Murray Greys attract young breeder

Caitlin Brooks (left), of Leeston, leads calf Terrific, while Hannah Ashworth, of Ohoka, near...
Caitlin Brooks (left), of Leeston, leads calf Terrific, while Hannah Ashworth, of Ohoka, near Rangiora, leads Murray Grey cow Tass, bred by George Climo, of Clarkville, near Kaiapoi, at the Malvern A&P Show at Sheffield last month. Tass was the supreme champion beef cattle of the show. PHOTO: DAVID HILL
"A random email" led Caitlin Brooks into breeding Murray Grey cattle.

The Leeston 25-year-old has been breeding Murray Greys with George Climo, of Clarkville, near Kaiapoi, since she was a teenager.

"I was really keen to get into showing and George was the only one who replied to my email, so I ended on the team at Christchurch [show], won a trip to Australia and started my own cattle stud."

Growing up on a 4ha lifestyle block at West Melton, Ms Brooks had friends who had a beef stud where she helped out and that piqued her interest.

Now, her Stonybrook Murray Grey Stud comprises six cows and is run alongside Mr Climo’s Waimak stud.

"I help George as much as I can and we sort of partnership really. We help each other out which is awesome.

"Definitely, I’m saving for a block so I can keep them a bit closer to home, so I’ve got to save a bit more money — and win Lotto."

The Murray Grey was a good easy calving breed, she said.

"They grow well and are really good for marking, so people using them in their dairy herds can identify a keeper beef calf and a keeper replacement heifer, so they know without having to DNA. And they’re polled, so no de-horning is required."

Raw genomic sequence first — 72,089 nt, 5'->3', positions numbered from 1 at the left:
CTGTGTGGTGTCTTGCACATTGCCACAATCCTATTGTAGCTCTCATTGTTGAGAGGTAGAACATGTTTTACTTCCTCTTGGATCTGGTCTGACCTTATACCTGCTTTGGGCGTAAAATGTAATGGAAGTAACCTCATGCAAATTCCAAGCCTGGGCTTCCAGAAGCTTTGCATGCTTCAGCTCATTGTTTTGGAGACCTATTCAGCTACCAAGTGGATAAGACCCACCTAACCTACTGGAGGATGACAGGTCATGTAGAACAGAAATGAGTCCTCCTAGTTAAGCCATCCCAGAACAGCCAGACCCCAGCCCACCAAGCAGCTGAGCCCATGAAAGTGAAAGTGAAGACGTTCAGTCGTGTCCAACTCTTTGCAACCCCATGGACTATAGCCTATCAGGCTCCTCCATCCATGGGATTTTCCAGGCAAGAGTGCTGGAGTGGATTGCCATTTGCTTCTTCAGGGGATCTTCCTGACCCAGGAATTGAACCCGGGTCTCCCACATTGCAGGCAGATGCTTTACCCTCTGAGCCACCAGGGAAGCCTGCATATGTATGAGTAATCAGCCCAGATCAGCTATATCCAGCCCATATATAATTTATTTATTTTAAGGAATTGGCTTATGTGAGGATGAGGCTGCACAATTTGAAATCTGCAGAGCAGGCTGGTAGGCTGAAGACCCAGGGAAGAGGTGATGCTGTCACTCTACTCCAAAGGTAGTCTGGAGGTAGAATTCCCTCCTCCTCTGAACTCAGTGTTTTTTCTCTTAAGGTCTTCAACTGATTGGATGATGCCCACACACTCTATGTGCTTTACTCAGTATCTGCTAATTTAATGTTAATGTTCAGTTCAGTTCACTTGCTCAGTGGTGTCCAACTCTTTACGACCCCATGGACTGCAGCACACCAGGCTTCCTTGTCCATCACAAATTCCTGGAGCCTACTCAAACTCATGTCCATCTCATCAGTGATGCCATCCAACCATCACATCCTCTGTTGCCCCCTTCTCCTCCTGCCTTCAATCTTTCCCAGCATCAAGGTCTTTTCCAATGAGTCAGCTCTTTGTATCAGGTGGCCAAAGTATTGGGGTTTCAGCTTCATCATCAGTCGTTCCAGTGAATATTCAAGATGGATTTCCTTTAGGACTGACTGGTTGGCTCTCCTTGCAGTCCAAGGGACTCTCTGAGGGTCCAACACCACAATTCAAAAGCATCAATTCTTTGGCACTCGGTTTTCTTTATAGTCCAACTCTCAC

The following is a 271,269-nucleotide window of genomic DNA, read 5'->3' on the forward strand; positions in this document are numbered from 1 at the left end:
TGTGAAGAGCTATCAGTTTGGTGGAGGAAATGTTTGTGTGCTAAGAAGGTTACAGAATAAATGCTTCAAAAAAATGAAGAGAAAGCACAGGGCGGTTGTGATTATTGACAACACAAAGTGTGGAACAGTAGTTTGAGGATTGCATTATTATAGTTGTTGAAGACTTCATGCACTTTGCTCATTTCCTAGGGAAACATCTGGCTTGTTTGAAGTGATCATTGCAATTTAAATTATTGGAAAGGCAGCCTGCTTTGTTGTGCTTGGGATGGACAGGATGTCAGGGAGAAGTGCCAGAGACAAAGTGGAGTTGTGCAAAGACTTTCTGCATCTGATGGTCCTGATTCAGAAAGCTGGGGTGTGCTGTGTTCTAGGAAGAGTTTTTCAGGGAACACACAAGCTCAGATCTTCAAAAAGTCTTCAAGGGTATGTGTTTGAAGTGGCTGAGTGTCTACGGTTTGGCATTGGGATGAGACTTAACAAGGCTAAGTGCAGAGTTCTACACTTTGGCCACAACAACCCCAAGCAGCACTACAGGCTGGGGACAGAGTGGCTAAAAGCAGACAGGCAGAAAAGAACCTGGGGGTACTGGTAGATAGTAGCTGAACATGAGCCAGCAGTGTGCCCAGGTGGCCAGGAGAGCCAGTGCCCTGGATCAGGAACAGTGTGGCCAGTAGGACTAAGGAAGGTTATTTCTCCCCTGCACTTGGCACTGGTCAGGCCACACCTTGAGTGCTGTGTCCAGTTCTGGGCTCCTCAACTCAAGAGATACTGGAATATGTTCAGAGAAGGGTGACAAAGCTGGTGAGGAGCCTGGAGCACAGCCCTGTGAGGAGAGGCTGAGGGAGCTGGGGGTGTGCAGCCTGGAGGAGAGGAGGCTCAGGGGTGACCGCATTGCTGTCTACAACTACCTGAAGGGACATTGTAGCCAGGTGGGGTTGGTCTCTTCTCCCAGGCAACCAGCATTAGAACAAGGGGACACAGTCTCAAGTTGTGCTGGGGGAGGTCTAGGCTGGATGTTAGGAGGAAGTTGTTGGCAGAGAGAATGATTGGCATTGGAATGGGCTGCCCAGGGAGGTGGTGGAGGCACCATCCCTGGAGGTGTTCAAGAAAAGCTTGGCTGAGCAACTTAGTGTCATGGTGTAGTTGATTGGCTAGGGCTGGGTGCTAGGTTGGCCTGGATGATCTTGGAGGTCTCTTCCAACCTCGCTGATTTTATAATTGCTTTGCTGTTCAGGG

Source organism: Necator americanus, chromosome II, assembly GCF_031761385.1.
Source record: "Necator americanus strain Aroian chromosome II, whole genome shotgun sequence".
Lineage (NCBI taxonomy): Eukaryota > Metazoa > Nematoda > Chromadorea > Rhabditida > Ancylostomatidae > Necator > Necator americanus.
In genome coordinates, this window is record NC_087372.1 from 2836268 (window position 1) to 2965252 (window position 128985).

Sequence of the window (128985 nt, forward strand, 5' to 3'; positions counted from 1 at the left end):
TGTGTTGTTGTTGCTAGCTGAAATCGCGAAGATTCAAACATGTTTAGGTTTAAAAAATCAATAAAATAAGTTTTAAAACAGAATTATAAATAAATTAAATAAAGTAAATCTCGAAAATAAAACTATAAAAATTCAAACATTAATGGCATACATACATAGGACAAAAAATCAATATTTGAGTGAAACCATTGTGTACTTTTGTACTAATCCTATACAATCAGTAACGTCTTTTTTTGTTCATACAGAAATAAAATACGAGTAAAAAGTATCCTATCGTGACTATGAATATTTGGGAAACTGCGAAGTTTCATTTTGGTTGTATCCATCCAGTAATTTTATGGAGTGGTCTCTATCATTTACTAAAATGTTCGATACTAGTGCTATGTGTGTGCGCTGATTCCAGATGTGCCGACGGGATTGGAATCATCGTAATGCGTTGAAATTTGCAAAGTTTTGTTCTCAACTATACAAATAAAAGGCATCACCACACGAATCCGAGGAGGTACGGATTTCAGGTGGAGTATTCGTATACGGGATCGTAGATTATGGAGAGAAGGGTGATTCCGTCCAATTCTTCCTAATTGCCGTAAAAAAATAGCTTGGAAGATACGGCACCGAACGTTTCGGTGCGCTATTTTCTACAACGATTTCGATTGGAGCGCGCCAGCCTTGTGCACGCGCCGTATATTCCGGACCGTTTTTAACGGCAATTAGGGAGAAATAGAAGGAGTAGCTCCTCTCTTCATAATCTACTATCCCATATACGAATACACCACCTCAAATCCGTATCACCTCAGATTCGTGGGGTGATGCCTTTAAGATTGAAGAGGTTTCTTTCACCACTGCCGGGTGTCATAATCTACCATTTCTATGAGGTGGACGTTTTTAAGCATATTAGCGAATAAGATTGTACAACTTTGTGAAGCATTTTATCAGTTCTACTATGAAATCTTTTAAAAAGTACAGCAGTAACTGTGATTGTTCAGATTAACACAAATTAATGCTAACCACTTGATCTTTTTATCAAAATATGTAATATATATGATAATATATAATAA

When she is not working with the Murray Greys, Ms Brooks works as a field consultant for CRV Ambreed.

"I help farmers with their breeding decisions with their dairy cows, so I talk cows pretty much 24/7."

While she was passionate about Murray Greys, Ms Brooks said she had a soft spot for Speckle Park cattle and would like some dairy cows too.

Working alongside Mr Climo had led to her being elected to the New Zealand Murray Grey Council, focusing on genetics.

She was keen to encourage other young people to get involved.

"Get into it. Showing is a good sport.

"Contact your local stud and come along to a show and don’t be afraid to put yourself out there."

Breeding and showing beef cattle was becoming more of "a women’s sport now", but being a young woman she still got "a few side looks".

"I do get the occasional farmer saying ‘What do you actually know?’ But you get past that and once people see you’re passionate, they give you a go."

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